The Hairdresser

“Hold down your ear, baby,” Betts said.

The kitchen air was heavy with singed hair and hot grease. Betts pulled the smoking metal comb through the thick coils hair. Marty winced from the heat. Betts lay the hot comb in its oven and blew on the girl’s skin.

“You can let go now, baby girl.” Betts let the child stretch while she took a puff from her cigarette. “What grade are you in now? High school? Starting college?”

Marty laughed. “You know I’m in the third grade Miss Elizabeth. But I am very smart.I’m the fast reader in my whole class.” Marty did a little shimmy on the kitchen stool. Her head half Afro puffs, half straighten swayed from side to side.

“I know that’s right.” Betts went back to work. “I’ve known you before you were you.” Betts added the curling iron to the stove to heat. Betts and Alberta, Marty’s mother, had grown up together. They had shared a crib, played with dollies, and later gone on double dates. She rubbed Pink Lustre through Marty’s natural curls from scalp to ends. Her hot comb moved through the child’s hair. From a daub of AfroSheen on the back of her hand, Betts rubbed the grease into the girl’s edges and started to curl. Alberta had married young and then came Marty. Betts had chairs at two salons and did heads at home. The old friends couldn’t see each other much.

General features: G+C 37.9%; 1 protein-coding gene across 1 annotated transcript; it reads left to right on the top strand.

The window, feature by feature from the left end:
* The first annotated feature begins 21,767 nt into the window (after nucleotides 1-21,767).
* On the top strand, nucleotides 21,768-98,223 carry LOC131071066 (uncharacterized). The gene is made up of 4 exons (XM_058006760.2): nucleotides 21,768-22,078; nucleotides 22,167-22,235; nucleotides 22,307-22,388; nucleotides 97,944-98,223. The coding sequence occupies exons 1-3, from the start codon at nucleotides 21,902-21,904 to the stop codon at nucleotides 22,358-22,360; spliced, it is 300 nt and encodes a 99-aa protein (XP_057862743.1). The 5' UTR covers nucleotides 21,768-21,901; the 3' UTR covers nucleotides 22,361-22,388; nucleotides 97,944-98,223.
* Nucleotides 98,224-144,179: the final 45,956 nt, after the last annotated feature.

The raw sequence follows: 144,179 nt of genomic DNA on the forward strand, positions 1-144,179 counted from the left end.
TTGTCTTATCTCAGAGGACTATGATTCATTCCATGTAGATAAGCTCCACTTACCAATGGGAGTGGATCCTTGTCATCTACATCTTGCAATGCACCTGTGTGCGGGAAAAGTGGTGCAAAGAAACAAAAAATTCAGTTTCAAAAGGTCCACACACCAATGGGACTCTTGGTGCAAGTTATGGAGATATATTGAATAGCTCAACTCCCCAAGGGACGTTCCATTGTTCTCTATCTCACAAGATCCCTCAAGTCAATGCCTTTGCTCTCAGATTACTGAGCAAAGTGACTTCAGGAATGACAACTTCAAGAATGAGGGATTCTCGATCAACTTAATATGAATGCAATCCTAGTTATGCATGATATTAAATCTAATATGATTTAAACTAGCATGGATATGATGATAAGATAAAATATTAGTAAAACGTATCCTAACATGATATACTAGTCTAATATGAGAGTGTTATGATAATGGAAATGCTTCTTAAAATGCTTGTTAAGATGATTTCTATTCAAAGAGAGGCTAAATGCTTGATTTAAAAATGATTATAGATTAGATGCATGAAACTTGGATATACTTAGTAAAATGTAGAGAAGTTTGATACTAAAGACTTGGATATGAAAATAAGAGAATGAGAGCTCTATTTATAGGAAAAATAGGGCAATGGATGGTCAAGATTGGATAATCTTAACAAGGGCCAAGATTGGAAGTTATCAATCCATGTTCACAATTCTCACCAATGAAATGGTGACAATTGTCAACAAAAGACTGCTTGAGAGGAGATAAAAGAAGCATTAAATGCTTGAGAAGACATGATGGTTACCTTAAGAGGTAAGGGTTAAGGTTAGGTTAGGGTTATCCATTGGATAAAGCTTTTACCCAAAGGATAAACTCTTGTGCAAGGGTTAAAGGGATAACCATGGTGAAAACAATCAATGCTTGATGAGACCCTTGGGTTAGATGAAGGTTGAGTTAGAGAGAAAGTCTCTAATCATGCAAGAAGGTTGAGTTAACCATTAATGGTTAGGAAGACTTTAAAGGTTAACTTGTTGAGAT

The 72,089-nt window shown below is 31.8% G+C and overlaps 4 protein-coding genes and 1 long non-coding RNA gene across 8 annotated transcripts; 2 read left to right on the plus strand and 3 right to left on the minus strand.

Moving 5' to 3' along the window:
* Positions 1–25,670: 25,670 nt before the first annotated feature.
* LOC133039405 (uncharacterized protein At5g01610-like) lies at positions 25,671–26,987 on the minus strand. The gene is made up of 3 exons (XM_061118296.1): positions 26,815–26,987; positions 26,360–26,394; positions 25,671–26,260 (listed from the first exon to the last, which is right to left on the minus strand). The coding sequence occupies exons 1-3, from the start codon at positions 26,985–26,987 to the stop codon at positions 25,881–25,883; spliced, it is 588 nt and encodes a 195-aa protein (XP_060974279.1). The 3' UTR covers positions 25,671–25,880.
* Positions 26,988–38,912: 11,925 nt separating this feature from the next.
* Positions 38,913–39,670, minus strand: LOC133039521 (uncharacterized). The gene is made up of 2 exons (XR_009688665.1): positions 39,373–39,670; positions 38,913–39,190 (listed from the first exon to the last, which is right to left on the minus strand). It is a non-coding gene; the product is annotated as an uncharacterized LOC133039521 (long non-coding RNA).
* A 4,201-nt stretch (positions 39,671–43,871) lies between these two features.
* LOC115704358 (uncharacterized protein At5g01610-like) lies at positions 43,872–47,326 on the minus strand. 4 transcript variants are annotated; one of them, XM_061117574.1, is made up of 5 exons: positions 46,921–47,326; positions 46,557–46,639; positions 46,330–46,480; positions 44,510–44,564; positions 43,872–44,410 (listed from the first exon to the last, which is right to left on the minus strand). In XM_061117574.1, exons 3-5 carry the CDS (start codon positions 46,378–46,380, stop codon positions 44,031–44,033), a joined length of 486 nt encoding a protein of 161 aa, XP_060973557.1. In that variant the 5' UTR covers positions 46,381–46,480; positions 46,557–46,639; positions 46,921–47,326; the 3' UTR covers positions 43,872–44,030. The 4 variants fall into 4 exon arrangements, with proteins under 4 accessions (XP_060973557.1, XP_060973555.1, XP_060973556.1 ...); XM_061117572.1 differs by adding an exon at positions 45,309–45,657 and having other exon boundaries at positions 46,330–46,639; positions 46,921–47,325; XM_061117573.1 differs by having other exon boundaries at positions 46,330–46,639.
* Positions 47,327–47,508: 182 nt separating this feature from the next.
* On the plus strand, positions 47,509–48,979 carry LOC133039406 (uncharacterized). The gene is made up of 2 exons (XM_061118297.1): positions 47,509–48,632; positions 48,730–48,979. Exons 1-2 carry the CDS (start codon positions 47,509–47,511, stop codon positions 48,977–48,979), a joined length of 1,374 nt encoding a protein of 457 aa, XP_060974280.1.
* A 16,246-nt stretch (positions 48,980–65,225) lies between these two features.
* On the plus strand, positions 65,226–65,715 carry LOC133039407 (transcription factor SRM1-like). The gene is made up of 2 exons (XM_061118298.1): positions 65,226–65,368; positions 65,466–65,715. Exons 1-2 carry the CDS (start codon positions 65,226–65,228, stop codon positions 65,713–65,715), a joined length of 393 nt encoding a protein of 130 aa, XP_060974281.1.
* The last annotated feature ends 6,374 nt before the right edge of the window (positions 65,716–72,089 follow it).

Marty’s head was a mass of shiny uniform curls. Marty raised up her head as Betts showered her in a fragrant cloud of hair spray. Holding Marty’s face in her hands, Betts could see Alberta in the schoolyard.

”What side do you want your part?”


“Hold this around your neck tight.”

Marty draped the the splotched towel around her thin shoulders. Betts laved Vaseline around her edges.

“Thank you again for doing this, Miss Elizabeth. You are a true lifesaver,” Marty said. “I can’t believe how long it took to get my old cornrows out and then when Michaela never showed up with the extensions I was panicked.”

Betts took a long drag of her Marlboro and stirred the relaxer. The bite of the lye made their eyes water. With a wide toothed comb, Betts parted Marty’s fluffy Afro into eight sections.

“Girl, stop. We’re family. You have a ton of new growth and your scalp might burn. Let me know when it starts to tingle, okay,” Betts said. She worked the Dark ‘n’ Lovely through Marty’s hair, pulling and smoothing. From the tightness in Marty’s shoulders Betts could tell her scalp was beginning to burn.

“You know you are the only one who still calls me Miss Elizabeth. You do know you’re grown right.” Marty laughed.”I know. Mom laughs at me but it just doesn’t feel right.”

Betts was quiet and suddenly feeling her age. She patted Marty’s arms and guided her to the kitchen sink. In the cool water the red brown coils melted into silky waves.

“I know this water feels good.”


“Look at you.” Betts opened her arms wide.

The years had changed them both. With a crown of silver and auburn locks, Marty had grown older and more beautiful.  Betts’s bones felt frail in Marty’s strong embrace. In her arms, Betts could feel Marty shake from tears. She rubbed the woman’s girl’s baby’s back to comfort her. They held each other for a long moment. Then Betts held Marty’s face in her hands to say goodbye and I will see you again to old friend in her heart.

“It was so kind of you to come, Miss Elizabeth.”

Betts wiped Marty’s tears and headed back down the aisle.

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